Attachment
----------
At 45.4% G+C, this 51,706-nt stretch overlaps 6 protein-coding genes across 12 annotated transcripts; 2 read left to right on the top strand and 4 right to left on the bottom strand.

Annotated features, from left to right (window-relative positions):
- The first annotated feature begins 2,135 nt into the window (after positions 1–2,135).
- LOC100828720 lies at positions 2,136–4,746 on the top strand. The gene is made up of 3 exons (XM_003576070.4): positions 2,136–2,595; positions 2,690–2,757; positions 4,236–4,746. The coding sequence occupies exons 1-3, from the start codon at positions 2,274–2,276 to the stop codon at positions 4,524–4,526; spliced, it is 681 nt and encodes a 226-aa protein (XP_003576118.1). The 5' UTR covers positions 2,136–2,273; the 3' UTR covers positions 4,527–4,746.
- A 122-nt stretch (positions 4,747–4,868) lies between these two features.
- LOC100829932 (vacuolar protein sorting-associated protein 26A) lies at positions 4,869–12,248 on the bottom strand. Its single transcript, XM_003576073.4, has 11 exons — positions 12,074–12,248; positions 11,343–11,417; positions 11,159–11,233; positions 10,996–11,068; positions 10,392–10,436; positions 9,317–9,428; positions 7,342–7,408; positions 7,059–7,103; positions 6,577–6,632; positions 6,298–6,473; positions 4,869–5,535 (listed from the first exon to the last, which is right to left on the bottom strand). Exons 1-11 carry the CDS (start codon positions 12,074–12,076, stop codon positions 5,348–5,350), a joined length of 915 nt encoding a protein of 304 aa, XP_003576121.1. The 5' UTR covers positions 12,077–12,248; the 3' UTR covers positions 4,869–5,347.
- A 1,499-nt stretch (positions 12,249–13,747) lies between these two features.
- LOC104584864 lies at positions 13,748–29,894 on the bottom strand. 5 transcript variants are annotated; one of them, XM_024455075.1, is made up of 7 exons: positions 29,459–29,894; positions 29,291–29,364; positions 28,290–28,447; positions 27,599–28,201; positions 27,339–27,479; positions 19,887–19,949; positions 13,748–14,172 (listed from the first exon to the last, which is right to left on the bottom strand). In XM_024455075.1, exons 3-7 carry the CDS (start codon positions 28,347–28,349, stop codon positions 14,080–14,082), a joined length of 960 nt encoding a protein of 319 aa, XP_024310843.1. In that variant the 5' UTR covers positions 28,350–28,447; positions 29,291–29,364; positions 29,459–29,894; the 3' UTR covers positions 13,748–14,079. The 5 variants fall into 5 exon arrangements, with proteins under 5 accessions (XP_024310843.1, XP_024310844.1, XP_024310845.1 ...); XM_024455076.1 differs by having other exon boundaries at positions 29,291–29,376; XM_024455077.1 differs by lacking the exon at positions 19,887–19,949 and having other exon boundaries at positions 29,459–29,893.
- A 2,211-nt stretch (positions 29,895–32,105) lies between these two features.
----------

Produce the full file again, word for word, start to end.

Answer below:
At 45.4% G+C, this 51,706-nt stretch overlaps 6 protein-coding genes across 12 annotated transcripts; 2 read left to right on the top strand and 4 right to left on the bottom strand.

Annotated features, from left to right (window-relative positions):
- The first annotated feature begins 2,135 nt into the window (after positions 1–2,135).
- LOC100828720 lies at positions 2,136–4,746 on the top strand. The gene is made up of 3 exons (XM_003576070.4): positions 2,136–2,595; positions 2,690–2,757; positions 4,236–4,746. The coding sequence occupies exons 1-3, from the start codon at positions 2,274–2,276 to the stop codon at positions 4,524–4,526; spliced, it is 681 nt and encodes a 226-aa protein (XP_003576118.1). The 5' UTR covers positions 2,136–2,273; the 3' UTR covers positions 4,527–4,746.
- A 122-nt stretch (positions 4,747–4,868) lies between these two features.
- LOC100829932 (vacuolar protein sorting-associated protein 26A) lies at positions 4,869–12,248 on the bottom strand. Its single transcript, XM_003576073.4, has 11 exons — positions 12,074–12,248; positions 11,343–11,417; positions 11,159–11,233; positions 10,996–11,068; positions 10,392–10,436; positions 9,317–9,428; positions 7,342–7,408; positions 7,059–7,103; positions 6,577–6,632; positions 6,298–6,473; positions 4,869–5,535 (listed from the first exon to the last, which is right to left on the bottom strand). Exons 1-11 carry the CDS (start codon positions 12,074–12,076, stop codon positions 5,348–5,350), a joined length of 915 nt encoding a protein of 304 aa, XP_003576121.1. The 5' UTR covers positions 12,077–12,248; the 3' UTR covers positions 4,869–5,347.
- A 1,499-nt stretch (positions 12,249–13,747) lies between these two features.
- LOC104584864 lies at positions 13,748–29,894 on the bottom strand. 5 transcript variants are annotated; one of them, XM_024455075.1, is made up of 7 exons: positions 29,459–29,894; positions 29,291–29,364; positions 28,290–28,447; positions 27,599–28,201; positions 27,339–27,479; positions 19,887–19,949; positions 13,748–14,172 (listed from the first exon to the last, which is right to left on the bottom strand). In XM_024455075.1, exons 3-7 carry the CDS (start codon positions 28,347–28,349, stop codon positions 14,080–14,082), a joined length of 960 nt encoding a protein of 319 aa, XP_024310843.1. In that variant the 5' UTR covers positions 28,350–28,447; positions 29,291–29,364; positions 29,459–29,894; the 3' UTR covers positions 13,748–14,079. The 5 variants fall into 5 exon arrangements, with proteins under 5 accessions (XP_024310843.1, XP_024310844.1, XP_024310845.1 ...); XM_024455076.1 differs by having other exon boundaries at positions 29,291–29,376; XM_024455077.1 differs by lacking the exon at positions 19,887–19,949 and having other exon boundaries at positions 29,459–29,893.
- A 2,211-nt stretch (positions 29,895–32,105) lies between these two features.